Here are the major themes to consider:
- Dramatic shots of experienced snowboarders and skiers in action.
- Vacation/travel type images of models at the bottom of the slopes, packing and unpacking the car and playing around in the snow with the runs in the background.
- Humorous conceptual images
- Studio shots where models can be placed in front of backgrounds or isolated against white.
Use the following information to help you select appropriate models:
According to the U.S. based National Ski & Snowboard Retailers Association 63% of alpine skiers are male (mean age 33.6); 37% female (mean age 35.7). 70% of snowboarders are male and their mean age is 23.4; the 30% female snowboarders have a mean age of 25.6. Only .3% are over 65 or under seven years old. The big numbers are in the 13 to 17 age group (30.7%) and in the 18 to 24 age group (46.7%.)
The Experts. Choose the most talented athletes you can find. You don’t want to spend your resources taking photos of an average skier attempting to look like a serious one. Customers who want to download action images want to see highly skilled moves in photos and they quickly see if the moves are amateurish.
Snowboarders should be in the age range of low teens to late 20’s. Alpine and cross-country skiing have become more of a family sport and so you can consider ages from five on up to upper middle age and include families.
An advantage to hiring experienced skiers and snowboarders is that not only will they perform well on the slopes, they are more apt to wear the latest clothes and equipment. Snowboarding is a cool sport. You don’t want uncool props/wardrobe. You can study every issue of every snowboarding magazine published and sit for hours in front of your computer doing the same for the online snowboarding sites but unless you are part of the culture, don’t try to fake it. You will fall flat in more ways than one.
Everyone else. If your models are recreational skiers and boarders, concentrate on shooting them at the base of the runs or on the lift. The models could be playing in the snow…putting on their gear or helping a child to learn how to ski. Pick models that make up a family or couples.. Have your models talking to each other, messing around, adjusting equipment or in general having fun. Fun is the operative word for these shots no matter what visual problems they will solve.
The clothes for a family shoot should follow some rules such as helmets, no wild plaids or strange hats but don’t need to be as hip as the snowboard riders. You can rent equipment for the less serious skiers and snowboarders and have them bring their own clothes but be cautious of logos and copyrighted art on skis and boards. Be safe and take out all the art and logos using Photoshop.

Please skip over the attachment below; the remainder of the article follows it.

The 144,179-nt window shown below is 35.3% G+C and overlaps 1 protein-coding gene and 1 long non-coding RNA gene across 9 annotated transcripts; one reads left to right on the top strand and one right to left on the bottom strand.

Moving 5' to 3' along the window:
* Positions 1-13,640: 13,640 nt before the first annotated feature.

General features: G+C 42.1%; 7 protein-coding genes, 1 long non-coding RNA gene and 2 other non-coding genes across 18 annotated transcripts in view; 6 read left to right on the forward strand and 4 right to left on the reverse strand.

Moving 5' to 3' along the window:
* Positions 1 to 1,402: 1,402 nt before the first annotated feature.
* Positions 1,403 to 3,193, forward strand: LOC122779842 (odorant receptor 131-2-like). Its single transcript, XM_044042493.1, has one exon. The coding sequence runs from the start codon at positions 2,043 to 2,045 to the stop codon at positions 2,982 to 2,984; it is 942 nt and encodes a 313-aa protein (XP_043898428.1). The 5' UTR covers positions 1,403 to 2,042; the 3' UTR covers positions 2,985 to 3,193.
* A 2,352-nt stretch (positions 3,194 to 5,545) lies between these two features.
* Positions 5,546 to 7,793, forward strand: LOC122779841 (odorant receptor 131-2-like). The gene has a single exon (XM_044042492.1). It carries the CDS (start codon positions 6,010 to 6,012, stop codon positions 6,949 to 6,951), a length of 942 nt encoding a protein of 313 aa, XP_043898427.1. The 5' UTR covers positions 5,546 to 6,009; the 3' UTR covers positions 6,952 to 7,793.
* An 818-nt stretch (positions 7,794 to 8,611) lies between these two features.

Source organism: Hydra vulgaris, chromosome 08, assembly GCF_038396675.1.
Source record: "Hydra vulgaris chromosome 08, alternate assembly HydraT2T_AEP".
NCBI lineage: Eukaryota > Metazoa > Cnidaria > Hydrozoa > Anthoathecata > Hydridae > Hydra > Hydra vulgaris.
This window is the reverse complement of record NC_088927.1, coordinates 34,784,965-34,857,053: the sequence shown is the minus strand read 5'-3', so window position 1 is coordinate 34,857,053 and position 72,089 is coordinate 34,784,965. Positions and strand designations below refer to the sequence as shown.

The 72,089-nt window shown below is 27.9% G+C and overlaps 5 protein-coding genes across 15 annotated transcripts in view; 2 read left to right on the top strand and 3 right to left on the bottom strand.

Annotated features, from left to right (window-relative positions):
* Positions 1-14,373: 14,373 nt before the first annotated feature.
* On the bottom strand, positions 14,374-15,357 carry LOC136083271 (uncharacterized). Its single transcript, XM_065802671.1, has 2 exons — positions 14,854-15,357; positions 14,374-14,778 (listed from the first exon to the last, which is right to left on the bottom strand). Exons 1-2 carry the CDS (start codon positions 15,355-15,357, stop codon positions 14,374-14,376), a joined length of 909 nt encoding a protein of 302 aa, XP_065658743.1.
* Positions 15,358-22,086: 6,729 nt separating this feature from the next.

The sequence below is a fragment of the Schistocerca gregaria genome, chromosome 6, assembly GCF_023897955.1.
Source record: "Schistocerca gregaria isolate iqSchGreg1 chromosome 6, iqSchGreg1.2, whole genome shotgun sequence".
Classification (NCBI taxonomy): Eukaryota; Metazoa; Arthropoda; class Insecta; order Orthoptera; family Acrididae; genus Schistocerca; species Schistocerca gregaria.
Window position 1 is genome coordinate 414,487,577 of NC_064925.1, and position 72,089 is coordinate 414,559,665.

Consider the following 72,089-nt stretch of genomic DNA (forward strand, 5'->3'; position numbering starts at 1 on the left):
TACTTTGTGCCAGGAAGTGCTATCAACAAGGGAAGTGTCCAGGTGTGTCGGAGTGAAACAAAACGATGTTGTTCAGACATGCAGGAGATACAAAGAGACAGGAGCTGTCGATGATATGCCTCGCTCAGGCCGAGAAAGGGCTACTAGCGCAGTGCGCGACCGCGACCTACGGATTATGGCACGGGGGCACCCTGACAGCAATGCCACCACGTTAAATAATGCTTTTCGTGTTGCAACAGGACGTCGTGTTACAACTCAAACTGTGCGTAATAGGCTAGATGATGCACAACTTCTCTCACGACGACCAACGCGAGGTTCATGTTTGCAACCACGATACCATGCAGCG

White isn’t a good choice for clothing when shooting a sport that happens against white!
For studio shots, ensure that the models are dressed appropriately. It’s easy to forget gloves and goggles when you are inside. (This sounds like a ‘duh’ statement but sometimes it’s the little details that can radically mess up a shoot.) Put helmets on everyone.
Remember: get model releases! Don’t expect professionals to sign. They get big bucks for the use of photos of them in endorsement advertising. And that fellow way up the slope? Maybe you don’t think he is recognizable but unless he appears in the photo as a tiny dot surrounded by a sea of white, get a release.
Shooting talented athletes in any sport requires that you, too, are skilled. It’s not enough to aim your camera uphill from below or to grab shots from the lift. The best sports photographers know when to anticipate an action so that they are ready when it happens.
Don’t expect lots of downloads from long shots that show skiers as tiny dots surrounded by huge spaces of white. Use as long a lens as you have and zoom zoom zoom!
For background research visit a pro shop to get ideas for wardrobe and to see the latest equipment. Go to the websites of the major manufacturers to see great photography and to get styling ideas. Check out this source and Top Ten Snowboarding sites here.
Information central for all things ski.
Après ski? Pick a rustic bar or shoot close-up and any drink will do as long as the models still have on their gloves. Skol!